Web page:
At the end of August 2007 the Group, with help from the Upper Wharfedale Heritage Group, excavated another early lime kiln within Town’s Piece at Kilnsey in Wharfedale. The site had been identified as a possible kiln from the earthwork though this was very shallow and vague. This excavation was conceived as the final stage of the Group’s Sow Kilns Project which began in 2005. The vague hollow proved to be a very well preserved lime kiln, with much of the internal stoke-hole – or ‘feather’ – intact and the deep external flue perfectly preserved. Large quantities of burnt lime and fuel residue, or limeash, within the flue and on a rake-out spread outside the flue.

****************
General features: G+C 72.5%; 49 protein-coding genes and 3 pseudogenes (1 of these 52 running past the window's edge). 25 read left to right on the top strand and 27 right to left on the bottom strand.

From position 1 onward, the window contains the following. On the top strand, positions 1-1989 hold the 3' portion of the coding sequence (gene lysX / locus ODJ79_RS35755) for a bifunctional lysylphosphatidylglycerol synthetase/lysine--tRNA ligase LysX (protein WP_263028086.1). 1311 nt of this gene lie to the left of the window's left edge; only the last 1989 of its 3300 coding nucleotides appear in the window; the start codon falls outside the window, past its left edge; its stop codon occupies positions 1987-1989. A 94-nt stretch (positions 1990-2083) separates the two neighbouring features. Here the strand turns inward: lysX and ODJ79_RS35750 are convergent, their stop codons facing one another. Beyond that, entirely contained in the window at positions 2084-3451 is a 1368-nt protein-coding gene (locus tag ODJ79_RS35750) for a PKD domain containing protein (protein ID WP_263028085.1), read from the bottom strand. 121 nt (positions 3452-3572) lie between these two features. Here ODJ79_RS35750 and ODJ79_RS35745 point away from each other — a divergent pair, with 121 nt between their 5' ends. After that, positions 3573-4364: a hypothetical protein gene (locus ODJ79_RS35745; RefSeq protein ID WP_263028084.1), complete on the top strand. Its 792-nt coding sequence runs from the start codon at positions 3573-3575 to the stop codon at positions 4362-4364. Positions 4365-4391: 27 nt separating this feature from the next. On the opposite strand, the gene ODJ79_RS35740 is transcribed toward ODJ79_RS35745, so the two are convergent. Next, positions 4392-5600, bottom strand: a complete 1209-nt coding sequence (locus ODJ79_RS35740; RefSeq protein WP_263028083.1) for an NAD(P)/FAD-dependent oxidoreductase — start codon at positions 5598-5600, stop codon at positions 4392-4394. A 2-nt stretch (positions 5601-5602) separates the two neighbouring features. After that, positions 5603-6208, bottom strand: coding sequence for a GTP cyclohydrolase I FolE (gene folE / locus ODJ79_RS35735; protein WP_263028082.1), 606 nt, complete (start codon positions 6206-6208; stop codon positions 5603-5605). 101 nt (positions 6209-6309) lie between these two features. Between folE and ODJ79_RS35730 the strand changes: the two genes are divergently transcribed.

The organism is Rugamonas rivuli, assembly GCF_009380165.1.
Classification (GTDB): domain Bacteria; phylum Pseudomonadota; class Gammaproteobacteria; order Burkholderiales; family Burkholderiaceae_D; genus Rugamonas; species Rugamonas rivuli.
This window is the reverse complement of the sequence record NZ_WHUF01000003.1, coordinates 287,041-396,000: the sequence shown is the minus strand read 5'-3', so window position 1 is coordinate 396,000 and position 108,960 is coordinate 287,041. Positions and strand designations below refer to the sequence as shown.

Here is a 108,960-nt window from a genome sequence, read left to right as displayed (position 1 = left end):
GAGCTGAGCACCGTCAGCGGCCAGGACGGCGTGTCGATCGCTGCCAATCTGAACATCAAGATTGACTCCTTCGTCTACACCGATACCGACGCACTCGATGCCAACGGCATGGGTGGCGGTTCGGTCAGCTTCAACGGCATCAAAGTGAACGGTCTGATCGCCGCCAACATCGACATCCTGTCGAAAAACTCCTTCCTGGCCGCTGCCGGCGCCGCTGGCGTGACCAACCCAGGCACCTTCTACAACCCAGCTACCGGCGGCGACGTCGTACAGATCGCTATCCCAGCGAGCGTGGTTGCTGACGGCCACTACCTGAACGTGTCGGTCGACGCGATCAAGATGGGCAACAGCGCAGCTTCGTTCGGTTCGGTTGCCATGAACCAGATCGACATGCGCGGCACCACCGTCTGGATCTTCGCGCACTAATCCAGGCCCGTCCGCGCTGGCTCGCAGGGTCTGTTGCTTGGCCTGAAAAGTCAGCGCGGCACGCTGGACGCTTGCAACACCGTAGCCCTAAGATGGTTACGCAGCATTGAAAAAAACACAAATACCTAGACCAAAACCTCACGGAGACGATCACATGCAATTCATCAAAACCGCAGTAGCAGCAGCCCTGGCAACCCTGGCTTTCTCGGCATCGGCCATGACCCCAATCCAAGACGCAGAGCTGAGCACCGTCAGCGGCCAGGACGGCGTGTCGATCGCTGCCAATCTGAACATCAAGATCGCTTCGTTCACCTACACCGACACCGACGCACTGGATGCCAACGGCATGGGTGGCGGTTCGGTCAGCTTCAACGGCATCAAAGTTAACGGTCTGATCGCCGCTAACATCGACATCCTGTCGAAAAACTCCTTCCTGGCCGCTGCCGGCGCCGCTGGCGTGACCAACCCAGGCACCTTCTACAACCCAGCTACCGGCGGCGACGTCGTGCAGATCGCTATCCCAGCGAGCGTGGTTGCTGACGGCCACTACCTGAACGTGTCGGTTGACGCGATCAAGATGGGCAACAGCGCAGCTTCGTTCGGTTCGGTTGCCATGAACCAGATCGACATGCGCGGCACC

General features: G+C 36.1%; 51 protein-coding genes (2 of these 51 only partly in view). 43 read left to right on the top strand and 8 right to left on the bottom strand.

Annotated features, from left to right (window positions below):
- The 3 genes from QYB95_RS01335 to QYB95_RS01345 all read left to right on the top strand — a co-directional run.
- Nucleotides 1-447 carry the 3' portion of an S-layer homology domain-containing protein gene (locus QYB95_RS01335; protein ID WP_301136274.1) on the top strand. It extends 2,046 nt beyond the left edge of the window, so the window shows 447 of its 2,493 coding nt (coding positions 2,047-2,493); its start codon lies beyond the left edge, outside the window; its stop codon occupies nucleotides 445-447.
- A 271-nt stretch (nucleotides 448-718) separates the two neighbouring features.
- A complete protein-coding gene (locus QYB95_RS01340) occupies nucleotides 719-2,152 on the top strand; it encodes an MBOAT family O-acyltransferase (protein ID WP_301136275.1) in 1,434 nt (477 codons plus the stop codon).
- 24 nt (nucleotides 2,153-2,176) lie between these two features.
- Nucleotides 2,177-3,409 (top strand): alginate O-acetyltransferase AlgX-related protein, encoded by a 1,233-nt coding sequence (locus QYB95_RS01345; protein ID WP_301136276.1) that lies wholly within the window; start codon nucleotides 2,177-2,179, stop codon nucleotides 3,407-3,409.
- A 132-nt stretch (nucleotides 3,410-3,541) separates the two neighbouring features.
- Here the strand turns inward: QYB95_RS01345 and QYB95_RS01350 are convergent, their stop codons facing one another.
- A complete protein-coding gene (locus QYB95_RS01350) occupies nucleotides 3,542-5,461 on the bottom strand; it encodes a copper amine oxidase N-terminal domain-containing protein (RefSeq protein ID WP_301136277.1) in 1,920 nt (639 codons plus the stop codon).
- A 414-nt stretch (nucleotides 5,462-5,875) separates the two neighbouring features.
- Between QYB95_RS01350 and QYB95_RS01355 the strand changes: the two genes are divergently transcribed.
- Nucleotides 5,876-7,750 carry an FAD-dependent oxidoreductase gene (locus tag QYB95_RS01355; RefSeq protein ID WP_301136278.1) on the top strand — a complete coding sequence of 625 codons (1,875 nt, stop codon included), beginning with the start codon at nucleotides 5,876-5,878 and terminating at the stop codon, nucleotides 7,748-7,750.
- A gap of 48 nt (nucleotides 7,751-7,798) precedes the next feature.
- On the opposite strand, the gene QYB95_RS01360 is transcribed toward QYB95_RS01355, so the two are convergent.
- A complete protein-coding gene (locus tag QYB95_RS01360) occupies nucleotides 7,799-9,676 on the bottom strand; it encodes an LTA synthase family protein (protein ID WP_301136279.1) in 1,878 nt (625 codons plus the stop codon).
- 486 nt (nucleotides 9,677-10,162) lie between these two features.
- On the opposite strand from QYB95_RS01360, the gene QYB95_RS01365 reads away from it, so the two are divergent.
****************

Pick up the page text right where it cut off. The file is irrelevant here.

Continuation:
As the kiln was intact and undisturbed, as well as being a potentially important site, an archaeomagnetic dating was commissioned from Professor Mark Noel of GeoQuest Associates. A date was duly obtained for the kiln’s last firing, namely between 1620 and 1670. This encompasses the period during which nearby Kilnsey Old Hall was rebuilt around 1648. The morphology of this kiln fits in with the typology of clamp lime kilns that has been developed during this project.